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DIVINE HUMOR E. GELLHORN* One Sunday I made a more direct approach to the deity. I had no right to attempt it since I know that the earth is only an infinitesimal speck in the universe and that the concerns ofthe human race can hardly be ofprimary interest to the creator of the world. Yet many of us believe (and others "know") that there was a time when HE appeared to man and seemed to guide human destiny. Be this as it may, I am a firm believer in the divinity ofman and would like to think that it is complemented by the humanity ofGOD. Is it not possible or even probable that not only man but also GOD has undergone anevolution, that HIS harshness inthe oldendayswas theexpression ofthe exuberance ofyouth and may no longer be characteristic ofHIS present emotional state? At any rate it seemed worthwhile to find out about it. An opportunity arose recently. I had planned to go to church one Sunday but catastrophic rains prevented me. Was not this a propitious moment to attempt to get in touch with the deity? I duly closed my eyes, hoping that by excluding terrestrial visual stimuli my auditory sensitivity would increase sufficiently to allow me to recognize and understand HIS voice. Then I lowered my head in a gesture of meditation and waited patiently. After a time I heard HIS voice asking me what I wanted. I told HIM about the cloudbursts and asked HIM whether HE did not want me to go to church. Then I said it is your church, LORD, is it not? What church are you going to? asked the LORD. I said the Unitarian. Well, HE replied, this is a borderline case. Maybe Unitarians will be discouraged but I am not. Our conversation seems to support my hypothesis. GOD—like man—undergoes a steady * Professor Emeritus of neurophysiology, University of Minnesota. Present address: 2 Fellowship Circle, Santa Barbara, California 9310J. "5 development. Although there is no evidence and little likelihood that man will become more divine with old age, my conversation with GOD showed me that HE has become morehuman. In all civilizations GOD appears to be endowed with human faculties, only on a much grander scale. The quality which I missed—and it is one ofthe finest human attributes— is humor: it requires maturity, wide experience, and the ability, even after a long life ofdedicated work, to take neither life nor oneselftoo seriously. Since this does not fit our idea ofthe LORD perhaps I did not hear HIM but confused my inner voice with that of the deity. Even this more modest message, however, is valuable. Is not humor and mellowness of old age a gift divine? there is no time there is no time for recreating what was lost for retroactive grace there are no words interpreting what senses find resolving the absurd there is no way to salvage time to fashion words to mimic Trudi: which mocks our words, and in its time finds ways. . . michael m. Stewart 116 E. Gellhorn · Divine Humor Perspectives in Biology and Medicine · Autumn 1969 ...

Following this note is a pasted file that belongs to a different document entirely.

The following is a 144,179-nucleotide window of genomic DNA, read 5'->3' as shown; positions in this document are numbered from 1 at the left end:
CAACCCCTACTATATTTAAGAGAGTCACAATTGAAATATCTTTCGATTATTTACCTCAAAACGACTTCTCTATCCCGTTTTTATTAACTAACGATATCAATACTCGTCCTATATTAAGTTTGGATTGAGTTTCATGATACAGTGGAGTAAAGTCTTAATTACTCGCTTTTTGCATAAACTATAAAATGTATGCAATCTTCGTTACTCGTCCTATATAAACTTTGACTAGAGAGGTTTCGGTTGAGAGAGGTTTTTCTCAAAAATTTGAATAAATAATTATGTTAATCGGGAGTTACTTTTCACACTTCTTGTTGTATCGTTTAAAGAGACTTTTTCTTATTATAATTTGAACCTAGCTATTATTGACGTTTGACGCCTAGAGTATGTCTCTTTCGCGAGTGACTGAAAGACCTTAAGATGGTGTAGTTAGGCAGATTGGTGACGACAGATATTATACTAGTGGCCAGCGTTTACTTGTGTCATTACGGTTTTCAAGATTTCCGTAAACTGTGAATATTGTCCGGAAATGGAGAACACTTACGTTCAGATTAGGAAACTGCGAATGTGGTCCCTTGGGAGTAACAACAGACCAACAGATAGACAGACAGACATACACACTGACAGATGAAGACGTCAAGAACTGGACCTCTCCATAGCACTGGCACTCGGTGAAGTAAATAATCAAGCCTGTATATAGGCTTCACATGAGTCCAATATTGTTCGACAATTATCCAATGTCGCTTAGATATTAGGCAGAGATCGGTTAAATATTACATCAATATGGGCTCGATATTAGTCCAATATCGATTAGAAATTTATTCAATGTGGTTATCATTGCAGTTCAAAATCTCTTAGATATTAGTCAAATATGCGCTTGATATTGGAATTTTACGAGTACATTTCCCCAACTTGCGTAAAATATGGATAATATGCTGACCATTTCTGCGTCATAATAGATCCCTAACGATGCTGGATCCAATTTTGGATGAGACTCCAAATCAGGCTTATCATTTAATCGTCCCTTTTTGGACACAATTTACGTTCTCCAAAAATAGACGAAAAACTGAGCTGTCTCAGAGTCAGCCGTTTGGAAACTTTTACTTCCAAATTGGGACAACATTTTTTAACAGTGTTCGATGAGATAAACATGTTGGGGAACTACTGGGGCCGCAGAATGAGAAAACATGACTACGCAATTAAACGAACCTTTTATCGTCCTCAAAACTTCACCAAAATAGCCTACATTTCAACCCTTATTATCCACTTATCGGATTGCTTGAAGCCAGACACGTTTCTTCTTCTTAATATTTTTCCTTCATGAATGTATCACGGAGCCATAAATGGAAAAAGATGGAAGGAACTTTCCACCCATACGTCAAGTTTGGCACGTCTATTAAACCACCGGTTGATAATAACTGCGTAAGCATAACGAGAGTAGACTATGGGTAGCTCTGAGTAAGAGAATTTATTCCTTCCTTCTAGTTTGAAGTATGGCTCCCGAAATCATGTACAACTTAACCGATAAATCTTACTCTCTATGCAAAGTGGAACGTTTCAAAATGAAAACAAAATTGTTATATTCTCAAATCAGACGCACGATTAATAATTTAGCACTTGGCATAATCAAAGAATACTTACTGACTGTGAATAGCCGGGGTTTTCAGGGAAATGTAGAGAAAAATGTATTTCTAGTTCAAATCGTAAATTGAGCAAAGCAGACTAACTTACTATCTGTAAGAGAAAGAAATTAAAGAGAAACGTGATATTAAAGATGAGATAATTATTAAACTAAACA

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pp. 115-116
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